Arthur is often proclaimed to have been the most generous of monarchs and the king who most supported knighthood. It is possible that some kings were influenced in this fashion. We have records of real tournaments in which some of those who participated assumed the names of Arthurian knight, possibly as part of something like a half-time pageant.

    Young squires and maidens read the or were read to from the voluminous later romances: the “Prose Lancelot”, the “Pose Tristan”, “Guiron the Courteous”, and others. Some probably believed them in the same way that some believed in television series about the old west, when these still showed or believed the tales in dime novels. The history and justification of knighthood and the preaching to Arthur in the “Prose Lancelot” may have been considered to be a good influence on young people. So also, the quest of the grail, in which the Knights of the Round Table are generally blamed for their sins, save for Galahad, Perceval, Bors, and, in part, Lancelot, after he has repented.

    However the later romances have a rather secular and amoral attitude towards knighthood. The knights have adventures which often show a rather low moral tone. Often the excitement seems to be only in having two famous knights fight each other. Some of this material seems like bad fan fiction, in which badly written new adventures are added on to explain and continue older adventures.

    Increasingly it is obviously not based on any ancient tradition, but merely on the writer’s imagination.

    The chronicles mostly ignore this romance tradition and mostly do not even mention Lancelot or Tristan.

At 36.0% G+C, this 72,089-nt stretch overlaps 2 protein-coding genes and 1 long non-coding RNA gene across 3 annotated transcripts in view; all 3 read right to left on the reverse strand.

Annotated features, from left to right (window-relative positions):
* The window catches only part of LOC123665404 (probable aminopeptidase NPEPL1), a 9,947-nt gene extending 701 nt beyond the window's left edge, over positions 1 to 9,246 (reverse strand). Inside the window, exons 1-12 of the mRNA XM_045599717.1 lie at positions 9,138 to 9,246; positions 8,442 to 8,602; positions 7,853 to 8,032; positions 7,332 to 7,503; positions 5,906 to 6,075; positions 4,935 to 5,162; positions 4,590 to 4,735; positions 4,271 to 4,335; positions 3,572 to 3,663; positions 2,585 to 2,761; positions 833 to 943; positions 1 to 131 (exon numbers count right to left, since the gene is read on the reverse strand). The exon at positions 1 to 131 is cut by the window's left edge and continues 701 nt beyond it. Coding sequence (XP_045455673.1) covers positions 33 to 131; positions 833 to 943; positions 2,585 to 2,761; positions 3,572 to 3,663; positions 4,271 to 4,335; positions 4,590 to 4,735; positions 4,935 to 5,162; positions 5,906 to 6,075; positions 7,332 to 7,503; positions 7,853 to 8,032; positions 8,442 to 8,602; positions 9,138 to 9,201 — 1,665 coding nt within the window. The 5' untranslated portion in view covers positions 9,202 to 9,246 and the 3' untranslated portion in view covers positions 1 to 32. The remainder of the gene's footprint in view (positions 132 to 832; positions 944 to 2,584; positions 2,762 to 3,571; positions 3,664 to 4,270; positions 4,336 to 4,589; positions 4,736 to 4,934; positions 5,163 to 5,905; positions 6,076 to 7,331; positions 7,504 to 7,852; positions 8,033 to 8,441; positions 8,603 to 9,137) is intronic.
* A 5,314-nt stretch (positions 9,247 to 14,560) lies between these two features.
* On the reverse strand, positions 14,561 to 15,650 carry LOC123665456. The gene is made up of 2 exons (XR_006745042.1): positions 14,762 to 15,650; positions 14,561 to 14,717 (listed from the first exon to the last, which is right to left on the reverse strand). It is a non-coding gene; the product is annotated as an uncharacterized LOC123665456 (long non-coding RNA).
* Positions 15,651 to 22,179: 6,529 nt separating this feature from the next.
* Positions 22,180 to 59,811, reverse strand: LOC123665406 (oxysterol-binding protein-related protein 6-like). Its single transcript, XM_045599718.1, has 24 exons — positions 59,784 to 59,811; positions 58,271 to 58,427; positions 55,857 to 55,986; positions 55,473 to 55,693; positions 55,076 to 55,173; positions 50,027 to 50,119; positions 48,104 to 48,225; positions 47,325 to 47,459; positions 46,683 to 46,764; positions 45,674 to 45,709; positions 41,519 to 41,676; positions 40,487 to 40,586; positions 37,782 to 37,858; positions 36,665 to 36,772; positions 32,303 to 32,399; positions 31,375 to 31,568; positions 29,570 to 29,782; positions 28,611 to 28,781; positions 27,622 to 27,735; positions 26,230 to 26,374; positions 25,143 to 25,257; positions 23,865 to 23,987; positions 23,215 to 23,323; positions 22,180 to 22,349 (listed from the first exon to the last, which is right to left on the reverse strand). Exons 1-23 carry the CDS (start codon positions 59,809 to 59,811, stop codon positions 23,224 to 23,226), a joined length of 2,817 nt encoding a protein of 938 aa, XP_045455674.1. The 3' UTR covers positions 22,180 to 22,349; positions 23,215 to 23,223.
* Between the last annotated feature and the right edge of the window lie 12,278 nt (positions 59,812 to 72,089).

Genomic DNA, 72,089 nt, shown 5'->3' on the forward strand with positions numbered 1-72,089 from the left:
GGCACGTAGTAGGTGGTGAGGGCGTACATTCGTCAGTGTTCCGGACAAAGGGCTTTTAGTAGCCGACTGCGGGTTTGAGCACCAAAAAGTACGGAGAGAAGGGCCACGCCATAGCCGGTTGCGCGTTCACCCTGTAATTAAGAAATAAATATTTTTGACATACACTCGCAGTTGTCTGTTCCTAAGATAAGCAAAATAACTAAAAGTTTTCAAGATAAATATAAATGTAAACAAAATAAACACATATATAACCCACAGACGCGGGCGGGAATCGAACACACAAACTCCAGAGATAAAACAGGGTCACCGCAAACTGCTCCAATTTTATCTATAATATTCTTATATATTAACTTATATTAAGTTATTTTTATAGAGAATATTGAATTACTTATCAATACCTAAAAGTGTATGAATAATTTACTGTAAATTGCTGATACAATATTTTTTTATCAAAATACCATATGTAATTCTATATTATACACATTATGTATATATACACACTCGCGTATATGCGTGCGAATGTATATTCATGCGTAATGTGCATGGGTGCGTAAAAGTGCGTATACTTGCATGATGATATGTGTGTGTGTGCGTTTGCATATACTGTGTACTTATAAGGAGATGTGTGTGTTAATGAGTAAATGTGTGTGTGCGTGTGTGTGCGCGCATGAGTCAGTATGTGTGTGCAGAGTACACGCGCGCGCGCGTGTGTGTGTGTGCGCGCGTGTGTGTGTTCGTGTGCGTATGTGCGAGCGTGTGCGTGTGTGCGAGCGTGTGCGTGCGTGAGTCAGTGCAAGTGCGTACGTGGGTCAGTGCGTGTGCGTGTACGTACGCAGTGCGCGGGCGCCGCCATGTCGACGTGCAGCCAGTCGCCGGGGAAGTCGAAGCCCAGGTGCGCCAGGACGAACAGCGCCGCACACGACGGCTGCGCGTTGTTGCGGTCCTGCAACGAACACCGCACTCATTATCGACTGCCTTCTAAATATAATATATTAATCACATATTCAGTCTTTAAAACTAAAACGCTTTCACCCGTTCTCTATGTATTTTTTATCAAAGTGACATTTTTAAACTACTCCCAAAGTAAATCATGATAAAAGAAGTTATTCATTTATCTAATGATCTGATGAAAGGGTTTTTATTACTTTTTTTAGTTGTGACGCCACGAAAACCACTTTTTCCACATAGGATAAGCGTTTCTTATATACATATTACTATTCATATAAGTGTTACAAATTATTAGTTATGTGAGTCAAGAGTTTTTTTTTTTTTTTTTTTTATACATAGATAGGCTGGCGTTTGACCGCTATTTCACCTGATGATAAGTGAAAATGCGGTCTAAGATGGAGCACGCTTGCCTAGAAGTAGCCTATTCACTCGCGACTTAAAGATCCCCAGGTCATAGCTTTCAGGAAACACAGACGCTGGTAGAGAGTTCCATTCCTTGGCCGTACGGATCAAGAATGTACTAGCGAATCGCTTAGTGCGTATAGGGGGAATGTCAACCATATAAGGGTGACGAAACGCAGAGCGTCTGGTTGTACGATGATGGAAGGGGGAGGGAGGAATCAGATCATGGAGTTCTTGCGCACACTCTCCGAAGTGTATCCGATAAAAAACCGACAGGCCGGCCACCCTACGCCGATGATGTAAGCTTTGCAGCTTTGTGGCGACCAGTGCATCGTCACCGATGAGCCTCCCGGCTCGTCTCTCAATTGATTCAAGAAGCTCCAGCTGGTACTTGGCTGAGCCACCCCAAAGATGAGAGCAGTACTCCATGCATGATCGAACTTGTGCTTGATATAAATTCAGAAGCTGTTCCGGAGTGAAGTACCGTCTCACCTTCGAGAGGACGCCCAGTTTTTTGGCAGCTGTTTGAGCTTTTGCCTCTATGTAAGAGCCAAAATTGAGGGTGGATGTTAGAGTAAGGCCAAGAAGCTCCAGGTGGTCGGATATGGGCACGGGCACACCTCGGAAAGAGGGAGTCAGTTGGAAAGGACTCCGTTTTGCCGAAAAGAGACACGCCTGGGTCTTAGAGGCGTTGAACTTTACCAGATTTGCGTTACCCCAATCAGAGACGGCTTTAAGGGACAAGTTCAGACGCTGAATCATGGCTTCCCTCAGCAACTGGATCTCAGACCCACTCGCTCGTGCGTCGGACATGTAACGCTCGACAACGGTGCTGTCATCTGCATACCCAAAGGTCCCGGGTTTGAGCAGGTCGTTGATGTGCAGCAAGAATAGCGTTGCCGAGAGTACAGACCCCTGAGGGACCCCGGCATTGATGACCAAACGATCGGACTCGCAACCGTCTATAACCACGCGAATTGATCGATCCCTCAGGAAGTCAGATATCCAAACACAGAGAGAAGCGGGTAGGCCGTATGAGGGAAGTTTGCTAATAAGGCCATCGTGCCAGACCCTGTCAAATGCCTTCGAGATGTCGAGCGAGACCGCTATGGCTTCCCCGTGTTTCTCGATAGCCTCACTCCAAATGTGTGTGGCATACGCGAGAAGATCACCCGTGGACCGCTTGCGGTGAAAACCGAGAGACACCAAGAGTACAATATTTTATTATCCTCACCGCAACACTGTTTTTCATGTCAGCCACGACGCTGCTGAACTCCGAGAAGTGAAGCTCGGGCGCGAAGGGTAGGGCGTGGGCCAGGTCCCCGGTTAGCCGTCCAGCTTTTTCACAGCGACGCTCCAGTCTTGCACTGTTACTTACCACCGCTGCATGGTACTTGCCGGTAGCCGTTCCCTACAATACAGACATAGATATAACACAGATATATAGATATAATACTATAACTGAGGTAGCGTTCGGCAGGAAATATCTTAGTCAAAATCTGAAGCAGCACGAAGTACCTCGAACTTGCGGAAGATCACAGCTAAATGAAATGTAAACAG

Comments from the church sometimes indicate dislike for foolishness of secular reading.

    The plethora of romances (along with the expense of books) made writing new Arthurian material more and more difficult. There was already more Arthurian material available than even most of the rich wanted to read and writers were unwilling to attempt to keep all the threads of the current works in their heads while writing new works. So Arthurian writing mostly stopped.

    Authors turned instead to tales of fictional knightly heroes unconnected to Arthur like Tirant the White, Amadas of Gaul, and Palmerin of England. Amadas and Palmerin were heroes of a long series of books.

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  • 4 years ago

    The King Arthur of Camelot legend is fiction yet there grow to be an extremely King of england named Arturus of the 6th century advert IIRC and a few think of he may be the muse upon which the legend arose. yet Camelot, Gwenivere, Lancelot, and so on. no longer lots. despite if, Merlin does have some historic backing. A druid priest relationship back over 2000 years existed via the call of Merridan/Merlin and different derivations of the call. you will discover cites that make specific the two concept and the burial website of Arthur and Gwen exists. i won't be able to bear in mind the situation call good now... so who's regular with for specific.

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  • 1 decade ago

    The legends of King Arthur grew the most popular around the time of Queen Eleanor of Acquitane. They were tales of knighthood and courtly love a diversion for the titled class mostly. The peasants and yeomen probably didn't hear tales until long after. The knights were raised on these fanciful tales as a way of trying to inspire them to greatness. The ladies loved the love stories within the mythology and whole idea of a utopian Camelot.

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  • 1 decade ago

    to them it was not a legend ,,it was what happened in my grandfathers day and told to my father and so on until to day its now a legend or a mith